Surveys of the last decade have shown that religious beliefs about God, professed by 93 percent of Americans, have become more diverse. When Americans are asked to define "God," a fourth of them opt for something other than a conventional theistic deity. They see "god" as higher consciousness (11 percent), full realization of personal potential (8 percent), many gods (3 percent), or everyone as their own god (3 percent). A more robust sampling by both Leuba and ourselves would doubtless give statisticians more confidence that we really know what scientists believe. Yet our findings do corroborate a major survey done in 1969 by the Carnegie Commission, asking 60,000 professors--a quarter of all faculty in America--questions such as "how religious do you consider yourself?" It found that 34 percent of physical scientists were "religiously conservative" and about 43 percent of all physical and life scientists attended church two or three times a month--on par with the population.

Under conditions of anonymity, we offered to send the results to those parties surveyed, and their responses gave us an inkling of the professional landscape we made contact with. Letters came from prestigious private universities such as Chicago and Johns Hopkins, but more so from land-grant schools. We heard from scientists at national research centers such as the Smithsonian Institution and Lawrence Livermore National Laboratory, as well as technical institutes, medical colleges, and commercial labs--and from one Nobel laureate.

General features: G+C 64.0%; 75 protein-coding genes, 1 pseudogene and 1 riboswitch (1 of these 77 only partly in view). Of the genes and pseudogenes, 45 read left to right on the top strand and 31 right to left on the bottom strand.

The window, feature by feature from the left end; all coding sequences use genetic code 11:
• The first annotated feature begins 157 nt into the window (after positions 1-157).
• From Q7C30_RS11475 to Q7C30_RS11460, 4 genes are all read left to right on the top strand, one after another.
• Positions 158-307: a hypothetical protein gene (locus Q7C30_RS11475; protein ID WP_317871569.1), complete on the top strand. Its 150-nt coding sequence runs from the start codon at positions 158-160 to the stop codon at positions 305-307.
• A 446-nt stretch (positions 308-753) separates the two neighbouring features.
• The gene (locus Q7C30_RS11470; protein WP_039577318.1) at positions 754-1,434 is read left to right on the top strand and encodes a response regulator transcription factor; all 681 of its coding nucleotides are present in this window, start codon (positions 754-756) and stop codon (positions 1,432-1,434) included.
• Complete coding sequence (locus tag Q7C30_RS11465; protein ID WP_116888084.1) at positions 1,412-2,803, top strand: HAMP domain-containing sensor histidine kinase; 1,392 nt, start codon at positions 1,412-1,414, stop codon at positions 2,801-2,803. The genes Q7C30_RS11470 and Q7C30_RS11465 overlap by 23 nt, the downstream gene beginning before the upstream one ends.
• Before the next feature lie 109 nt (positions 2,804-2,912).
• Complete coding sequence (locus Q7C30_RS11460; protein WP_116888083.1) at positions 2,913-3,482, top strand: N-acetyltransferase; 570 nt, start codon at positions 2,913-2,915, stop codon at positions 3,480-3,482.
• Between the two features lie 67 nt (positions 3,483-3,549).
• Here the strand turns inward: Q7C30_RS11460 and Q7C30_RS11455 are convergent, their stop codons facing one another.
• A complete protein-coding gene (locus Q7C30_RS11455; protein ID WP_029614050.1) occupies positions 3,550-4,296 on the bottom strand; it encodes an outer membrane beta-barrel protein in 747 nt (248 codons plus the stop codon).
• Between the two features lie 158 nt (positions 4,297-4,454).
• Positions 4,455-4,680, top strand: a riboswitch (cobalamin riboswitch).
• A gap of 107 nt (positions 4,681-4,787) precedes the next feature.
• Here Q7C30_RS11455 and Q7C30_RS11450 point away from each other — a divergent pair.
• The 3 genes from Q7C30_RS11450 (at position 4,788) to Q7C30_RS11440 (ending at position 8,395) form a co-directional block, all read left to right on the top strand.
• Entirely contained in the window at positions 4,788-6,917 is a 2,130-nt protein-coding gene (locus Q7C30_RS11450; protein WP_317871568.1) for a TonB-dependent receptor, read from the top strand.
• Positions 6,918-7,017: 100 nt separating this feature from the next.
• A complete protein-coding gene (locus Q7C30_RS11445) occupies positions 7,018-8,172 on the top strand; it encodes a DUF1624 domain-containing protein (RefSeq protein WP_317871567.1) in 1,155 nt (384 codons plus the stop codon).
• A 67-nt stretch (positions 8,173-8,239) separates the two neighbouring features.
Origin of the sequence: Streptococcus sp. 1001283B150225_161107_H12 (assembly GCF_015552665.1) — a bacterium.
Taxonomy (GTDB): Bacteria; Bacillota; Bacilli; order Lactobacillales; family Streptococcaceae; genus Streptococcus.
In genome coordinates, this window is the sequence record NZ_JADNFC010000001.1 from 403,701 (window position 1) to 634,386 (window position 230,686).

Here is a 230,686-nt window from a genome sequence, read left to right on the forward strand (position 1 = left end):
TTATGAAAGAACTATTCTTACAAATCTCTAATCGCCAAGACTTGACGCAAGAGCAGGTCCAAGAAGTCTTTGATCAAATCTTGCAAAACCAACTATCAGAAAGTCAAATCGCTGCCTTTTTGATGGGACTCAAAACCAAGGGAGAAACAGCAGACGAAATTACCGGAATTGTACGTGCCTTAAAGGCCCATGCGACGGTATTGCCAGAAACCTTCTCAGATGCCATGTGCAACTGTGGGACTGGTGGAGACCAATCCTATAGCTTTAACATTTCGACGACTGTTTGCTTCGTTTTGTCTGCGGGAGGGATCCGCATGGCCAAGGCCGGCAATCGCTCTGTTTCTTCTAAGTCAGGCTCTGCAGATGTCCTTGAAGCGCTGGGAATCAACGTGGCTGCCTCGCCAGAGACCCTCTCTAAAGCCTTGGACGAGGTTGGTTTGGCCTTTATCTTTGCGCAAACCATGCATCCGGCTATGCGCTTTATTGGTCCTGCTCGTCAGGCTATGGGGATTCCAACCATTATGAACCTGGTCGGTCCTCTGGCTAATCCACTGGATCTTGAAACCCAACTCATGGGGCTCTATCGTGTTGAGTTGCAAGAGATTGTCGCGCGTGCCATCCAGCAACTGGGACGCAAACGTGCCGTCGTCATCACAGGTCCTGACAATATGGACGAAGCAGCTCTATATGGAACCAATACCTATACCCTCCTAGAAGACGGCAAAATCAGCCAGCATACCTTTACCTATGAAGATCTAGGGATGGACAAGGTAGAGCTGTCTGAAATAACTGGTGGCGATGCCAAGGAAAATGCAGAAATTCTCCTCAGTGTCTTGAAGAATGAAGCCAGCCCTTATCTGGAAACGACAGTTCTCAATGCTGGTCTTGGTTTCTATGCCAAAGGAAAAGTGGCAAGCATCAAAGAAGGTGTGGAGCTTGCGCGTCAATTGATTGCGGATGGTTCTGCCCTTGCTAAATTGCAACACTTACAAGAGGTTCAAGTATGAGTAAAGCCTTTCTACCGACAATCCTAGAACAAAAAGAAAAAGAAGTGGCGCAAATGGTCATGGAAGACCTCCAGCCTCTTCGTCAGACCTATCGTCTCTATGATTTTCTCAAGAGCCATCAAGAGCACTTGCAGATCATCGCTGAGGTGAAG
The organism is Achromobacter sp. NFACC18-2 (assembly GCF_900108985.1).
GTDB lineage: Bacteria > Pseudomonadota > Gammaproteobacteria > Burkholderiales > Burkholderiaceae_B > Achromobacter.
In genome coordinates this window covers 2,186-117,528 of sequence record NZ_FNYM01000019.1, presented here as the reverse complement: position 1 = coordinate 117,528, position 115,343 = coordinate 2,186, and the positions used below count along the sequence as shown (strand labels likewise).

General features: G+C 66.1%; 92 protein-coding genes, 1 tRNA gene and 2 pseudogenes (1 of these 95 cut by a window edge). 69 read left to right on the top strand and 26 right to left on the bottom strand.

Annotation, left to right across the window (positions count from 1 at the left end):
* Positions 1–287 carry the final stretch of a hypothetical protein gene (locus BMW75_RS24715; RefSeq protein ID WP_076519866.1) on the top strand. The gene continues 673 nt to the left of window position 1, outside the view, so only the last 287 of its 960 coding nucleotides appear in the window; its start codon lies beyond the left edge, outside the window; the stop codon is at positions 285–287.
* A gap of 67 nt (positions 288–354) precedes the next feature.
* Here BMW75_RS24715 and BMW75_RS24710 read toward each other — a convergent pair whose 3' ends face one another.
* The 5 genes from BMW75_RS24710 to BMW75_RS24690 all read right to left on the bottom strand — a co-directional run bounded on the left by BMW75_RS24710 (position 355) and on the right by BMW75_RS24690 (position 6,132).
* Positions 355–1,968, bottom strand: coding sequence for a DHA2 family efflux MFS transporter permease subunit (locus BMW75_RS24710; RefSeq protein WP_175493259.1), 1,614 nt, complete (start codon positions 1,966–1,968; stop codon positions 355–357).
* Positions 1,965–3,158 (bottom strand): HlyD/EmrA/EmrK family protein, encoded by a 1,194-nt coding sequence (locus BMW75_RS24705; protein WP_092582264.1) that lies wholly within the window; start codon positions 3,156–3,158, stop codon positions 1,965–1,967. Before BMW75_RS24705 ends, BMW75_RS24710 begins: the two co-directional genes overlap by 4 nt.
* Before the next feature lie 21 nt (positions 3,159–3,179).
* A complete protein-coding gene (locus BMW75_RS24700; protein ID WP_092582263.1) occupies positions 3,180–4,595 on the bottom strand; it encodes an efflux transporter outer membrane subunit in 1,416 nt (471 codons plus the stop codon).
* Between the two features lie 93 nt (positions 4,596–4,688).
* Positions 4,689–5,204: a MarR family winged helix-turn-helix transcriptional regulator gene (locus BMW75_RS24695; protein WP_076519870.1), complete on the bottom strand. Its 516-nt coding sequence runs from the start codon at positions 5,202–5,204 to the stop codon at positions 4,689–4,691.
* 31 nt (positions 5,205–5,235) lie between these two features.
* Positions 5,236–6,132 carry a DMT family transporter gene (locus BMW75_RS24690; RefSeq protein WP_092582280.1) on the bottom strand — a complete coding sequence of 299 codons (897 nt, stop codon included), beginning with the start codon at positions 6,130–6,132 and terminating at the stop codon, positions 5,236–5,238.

The persistent interest in, even struggle with, religious questions among scientists was poignantly captured in one handwritten letter from a Harvard professor. "When backed into a corner, as it were, by questions such as those on the survey, I have to come down on the side on non-belief," the scientist wrote. "This result for me, however, (and possibly for others) is an unduly harsh picture. I try frequently to open my mind to an influence of what is good, and the 'subjective and psychological' effects of this can be quite profound, such that I am happy to make contact with the religious tradition by saying that I am praying to God." Similarly, after indicating no desire for immortality, one of our respondents added wryly, "But it would be nice."


Topic of Question: 1916 Survey 1996 Survey

A. Belief in Personal God

1. Personal Belief 41.8% 39.3%
2. Personal Disbelief 41.5% 45.3%
3. Doubt or Agnosticism 16.7% 14.5%

B. Belief in Human Immortality

1. Personal Belief 50.6% 38.0%
2. Personal Disbelief about 20% 46.9%
3. Doubt or Agnosticism about 30% 15.0%

C. Desire for Immortality

1. Intense 34% 9.9%
2. Moderate 39% 25.9%
3. Not at all 27% 64.2%

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